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The Extreme Emotional Territory of Kevin Young’s Book of Hours

By Harriet Staff

Book of hours

Craig Morgan Teicher reviews Kevin Young’s new book, Book of Hours (Random House 2014), for NPR. (Disclaim! Find an excerpt here.) “In a kind of poetic daybook or diary, Young tracks his unfolding emotions in the aftermath of his father’s death, and, in a separate set of sequences, narrates his growing anticipation in the months leading up to, and then just after, the birth of his son.” More:

Young has always mined the depths of the vernacular, seeking the timeless in the quotidian. In emotional territory as extreme as this, his gentle metaphors sometimes have the effect of making the heart seem like a more habitable place than it may, in fact, be, but readers may nonetheless cherish and want to linger in that inaccuracy.

For instance, the most poignant expression of the father’s absence comes in the form of his dogs, now without a master and temporarily under Young’s care:

They do not bark.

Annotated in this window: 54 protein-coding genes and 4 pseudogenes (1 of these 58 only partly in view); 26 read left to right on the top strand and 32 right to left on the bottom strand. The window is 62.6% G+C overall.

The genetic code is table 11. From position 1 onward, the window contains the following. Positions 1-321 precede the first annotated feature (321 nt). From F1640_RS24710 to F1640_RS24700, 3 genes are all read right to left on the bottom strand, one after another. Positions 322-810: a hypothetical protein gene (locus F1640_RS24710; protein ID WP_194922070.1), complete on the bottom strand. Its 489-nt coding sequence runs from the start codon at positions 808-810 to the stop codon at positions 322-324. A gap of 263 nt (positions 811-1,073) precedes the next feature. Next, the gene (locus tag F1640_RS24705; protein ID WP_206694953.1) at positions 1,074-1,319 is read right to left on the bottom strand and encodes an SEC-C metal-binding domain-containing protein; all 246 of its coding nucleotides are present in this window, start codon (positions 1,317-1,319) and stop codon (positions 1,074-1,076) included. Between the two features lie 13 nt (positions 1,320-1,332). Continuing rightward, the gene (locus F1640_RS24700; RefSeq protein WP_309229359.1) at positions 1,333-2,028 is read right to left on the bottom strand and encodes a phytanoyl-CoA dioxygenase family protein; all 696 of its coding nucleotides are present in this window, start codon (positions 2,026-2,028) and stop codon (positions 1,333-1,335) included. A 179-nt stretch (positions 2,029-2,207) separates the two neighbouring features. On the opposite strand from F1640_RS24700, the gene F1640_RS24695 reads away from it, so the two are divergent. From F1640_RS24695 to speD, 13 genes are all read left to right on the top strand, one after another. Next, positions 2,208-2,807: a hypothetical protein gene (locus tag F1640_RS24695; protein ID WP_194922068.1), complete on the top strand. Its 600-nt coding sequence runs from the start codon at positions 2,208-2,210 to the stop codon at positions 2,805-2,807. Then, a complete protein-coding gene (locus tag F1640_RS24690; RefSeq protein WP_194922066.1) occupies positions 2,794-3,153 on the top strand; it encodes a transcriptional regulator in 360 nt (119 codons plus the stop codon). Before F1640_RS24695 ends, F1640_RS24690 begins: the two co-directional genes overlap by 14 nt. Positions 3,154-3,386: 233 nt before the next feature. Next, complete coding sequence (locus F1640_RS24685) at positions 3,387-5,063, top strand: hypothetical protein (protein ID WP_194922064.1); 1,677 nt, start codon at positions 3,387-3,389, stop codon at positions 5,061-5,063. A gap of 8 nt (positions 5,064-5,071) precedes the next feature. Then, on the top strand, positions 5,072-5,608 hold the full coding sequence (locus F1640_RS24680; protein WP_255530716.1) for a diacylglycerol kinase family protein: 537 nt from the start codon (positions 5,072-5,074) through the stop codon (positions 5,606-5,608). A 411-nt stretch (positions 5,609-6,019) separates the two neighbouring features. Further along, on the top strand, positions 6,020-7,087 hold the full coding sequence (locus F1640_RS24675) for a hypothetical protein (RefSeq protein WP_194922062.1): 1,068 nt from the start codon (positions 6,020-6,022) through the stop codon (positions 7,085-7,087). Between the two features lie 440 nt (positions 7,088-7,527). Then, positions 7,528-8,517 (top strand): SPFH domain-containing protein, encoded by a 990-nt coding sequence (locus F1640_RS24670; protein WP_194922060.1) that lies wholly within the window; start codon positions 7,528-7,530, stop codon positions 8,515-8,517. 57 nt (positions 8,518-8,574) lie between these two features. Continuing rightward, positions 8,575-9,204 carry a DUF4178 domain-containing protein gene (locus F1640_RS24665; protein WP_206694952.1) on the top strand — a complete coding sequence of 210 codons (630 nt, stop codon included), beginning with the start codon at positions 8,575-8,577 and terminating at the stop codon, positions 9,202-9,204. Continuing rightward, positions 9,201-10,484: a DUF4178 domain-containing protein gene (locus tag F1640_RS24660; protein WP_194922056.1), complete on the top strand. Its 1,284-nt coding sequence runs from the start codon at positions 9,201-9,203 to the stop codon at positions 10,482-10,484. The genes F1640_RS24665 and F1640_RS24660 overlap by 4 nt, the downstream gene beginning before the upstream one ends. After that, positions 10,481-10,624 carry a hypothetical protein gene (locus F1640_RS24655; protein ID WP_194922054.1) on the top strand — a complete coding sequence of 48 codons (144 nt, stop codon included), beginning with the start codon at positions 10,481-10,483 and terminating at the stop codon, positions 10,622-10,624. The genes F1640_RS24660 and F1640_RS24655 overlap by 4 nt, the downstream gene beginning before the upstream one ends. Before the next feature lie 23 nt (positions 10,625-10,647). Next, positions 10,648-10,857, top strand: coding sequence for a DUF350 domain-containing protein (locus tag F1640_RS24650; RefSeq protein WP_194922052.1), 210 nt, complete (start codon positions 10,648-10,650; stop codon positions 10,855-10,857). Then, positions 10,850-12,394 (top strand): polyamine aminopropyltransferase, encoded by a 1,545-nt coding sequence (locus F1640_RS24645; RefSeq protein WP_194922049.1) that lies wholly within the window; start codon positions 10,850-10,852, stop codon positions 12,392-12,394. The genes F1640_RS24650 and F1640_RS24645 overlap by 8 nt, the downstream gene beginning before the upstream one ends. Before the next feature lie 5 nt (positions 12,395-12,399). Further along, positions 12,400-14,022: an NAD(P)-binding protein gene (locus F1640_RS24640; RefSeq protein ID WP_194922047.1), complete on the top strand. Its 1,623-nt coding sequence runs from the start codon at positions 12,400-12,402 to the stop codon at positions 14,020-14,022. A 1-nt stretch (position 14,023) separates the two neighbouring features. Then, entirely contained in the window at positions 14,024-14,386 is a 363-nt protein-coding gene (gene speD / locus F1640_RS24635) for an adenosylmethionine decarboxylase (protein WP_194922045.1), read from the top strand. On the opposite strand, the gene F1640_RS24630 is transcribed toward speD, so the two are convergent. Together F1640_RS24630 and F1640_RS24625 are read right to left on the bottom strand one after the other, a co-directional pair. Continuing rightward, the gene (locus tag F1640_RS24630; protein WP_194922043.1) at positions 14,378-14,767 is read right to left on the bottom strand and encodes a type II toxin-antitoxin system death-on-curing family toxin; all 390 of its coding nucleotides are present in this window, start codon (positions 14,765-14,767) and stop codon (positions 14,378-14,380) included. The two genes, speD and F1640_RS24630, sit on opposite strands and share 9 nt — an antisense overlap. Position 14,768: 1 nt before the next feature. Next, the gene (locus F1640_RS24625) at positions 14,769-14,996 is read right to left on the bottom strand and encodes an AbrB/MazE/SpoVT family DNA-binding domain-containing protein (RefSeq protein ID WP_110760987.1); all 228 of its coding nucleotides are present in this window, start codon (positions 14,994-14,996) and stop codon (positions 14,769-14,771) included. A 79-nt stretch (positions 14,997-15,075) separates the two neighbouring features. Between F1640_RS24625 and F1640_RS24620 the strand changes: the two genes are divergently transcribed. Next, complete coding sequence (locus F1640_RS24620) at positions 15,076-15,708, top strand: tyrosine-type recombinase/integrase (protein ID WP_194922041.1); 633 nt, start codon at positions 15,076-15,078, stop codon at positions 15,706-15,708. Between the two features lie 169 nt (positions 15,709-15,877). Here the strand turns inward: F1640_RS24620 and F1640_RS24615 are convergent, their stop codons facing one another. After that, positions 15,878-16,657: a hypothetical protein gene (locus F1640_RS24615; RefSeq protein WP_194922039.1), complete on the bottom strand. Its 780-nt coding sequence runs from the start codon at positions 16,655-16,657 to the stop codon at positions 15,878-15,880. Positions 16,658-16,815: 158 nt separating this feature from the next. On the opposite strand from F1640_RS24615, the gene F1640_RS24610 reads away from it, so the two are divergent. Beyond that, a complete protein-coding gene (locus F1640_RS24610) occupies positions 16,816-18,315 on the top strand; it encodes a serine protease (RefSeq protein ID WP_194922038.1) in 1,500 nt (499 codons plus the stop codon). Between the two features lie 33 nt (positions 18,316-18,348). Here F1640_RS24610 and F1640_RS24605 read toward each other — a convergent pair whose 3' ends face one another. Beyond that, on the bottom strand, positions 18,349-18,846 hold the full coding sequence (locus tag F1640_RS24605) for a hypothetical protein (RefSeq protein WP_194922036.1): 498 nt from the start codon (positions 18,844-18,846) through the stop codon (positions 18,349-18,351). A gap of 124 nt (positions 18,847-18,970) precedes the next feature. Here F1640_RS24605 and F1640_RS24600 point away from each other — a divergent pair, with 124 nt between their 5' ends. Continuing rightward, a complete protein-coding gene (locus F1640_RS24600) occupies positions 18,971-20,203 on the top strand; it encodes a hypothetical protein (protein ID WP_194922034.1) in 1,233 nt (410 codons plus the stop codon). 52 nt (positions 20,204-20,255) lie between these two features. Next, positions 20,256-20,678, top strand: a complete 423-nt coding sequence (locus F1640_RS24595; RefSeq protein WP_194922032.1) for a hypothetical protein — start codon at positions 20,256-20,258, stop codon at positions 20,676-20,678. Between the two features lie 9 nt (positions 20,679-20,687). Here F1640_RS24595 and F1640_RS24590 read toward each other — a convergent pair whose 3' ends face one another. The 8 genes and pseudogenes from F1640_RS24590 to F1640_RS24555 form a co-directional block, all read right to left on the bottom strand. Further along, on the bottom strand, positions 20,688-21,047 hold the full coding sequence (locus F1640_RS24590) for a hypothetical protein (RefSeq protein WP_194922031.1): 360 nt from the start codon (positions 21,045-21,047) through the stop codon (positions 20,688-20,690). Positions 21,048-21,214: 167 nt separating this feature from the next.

Do they know he is dead?
They wag their tails

& head. They beg
& are fed.
Their grief is colossal

& forgetful.
Each day they wake
seeking his voice,

their names.
By dusk they seem
to unremember everything —

How could one not love them? Who has not been them? Dogs grieve like our hearts — “colossal / & forgetful” — but not like our minds, which argue, bargain, deny and dramatize.

Young’s grief isn’t always so adorable. This book also contains some of the first good, and often graphic, poetry about organ donation, in which the idea of saving another life is asked, and numbly fails, to assuage Young’s sadness over the loss of his father, whose liver he says is “set like a bloody stone/ inside somebody / else to save.”

Still, despite all the pain and conflict they represent, the dogs are pleasant to hang out with. Equally good company is the family addressing its unborn son in hopeful poems:

Son, what we learn
your first trip
to Paris is this: you love
Indian cuisine, croissant,
and Fra Angelico — or maybe
that’s me. Soon
as curry creeps mama’s
lips you start to kick.
And kick. My hand
on her stomach’s music
can send you to sleep —

Read the full review–and read more from the book–at NPR.

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Posted in Poetry News on Wednesday, March 12th, 2014 by Harriet Staff.